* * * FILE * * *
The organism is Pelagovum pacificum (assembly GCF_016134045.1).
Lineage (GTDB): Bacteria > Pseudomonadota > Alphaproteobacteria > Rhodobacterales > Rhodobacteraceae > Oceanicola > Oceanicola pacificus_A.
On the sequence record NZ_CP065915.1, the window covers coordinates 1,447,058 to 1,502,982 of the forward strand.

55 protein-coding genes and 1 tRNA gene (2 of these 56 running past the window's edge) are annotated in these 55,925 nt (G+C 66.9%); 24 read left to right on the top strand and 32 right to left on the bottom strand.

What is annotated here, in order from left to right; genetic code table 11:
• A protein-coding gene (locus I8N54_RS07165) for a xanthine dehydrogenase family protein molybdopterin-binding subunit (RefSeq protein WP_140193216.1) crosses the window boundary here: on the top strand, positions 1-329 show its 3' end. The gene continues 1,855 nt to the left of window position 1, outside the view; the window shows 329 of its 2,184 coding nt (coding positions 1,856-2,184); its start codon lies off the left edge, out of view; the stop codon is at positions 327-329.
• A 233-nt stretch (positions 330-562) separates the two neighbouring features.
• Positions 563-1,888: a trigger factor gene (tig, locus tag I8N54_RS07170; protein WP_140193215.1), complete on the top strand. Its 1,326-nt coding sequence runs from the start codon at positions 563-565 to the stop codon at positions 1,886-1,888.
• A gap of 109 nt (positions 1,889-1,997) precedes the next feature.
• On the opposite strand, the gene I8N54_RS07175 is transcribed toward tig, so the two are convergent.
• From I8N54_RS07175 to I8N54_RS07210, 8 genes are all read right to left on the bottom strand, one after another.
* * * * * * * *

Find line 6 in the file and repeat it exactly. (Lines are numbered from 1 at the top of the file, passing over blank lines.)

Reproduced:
• A protein-coding gene (locus I8N54_RS07165) for a xanthine dehydrogenase family protein molybdopterin-binding subunit (RefSeq protein WP_140193216.1) crosses the window boundary here: on the top strand, positions 1-329 show its 3' end. The gene continues 1,855 nt to the left of window position 1, outside the view; the window shows 329 of its 2,184 coding nt (coding positions 1,856-2,184); its start codon lies off the left edge, out of view; the stop codon is at positions 327-329.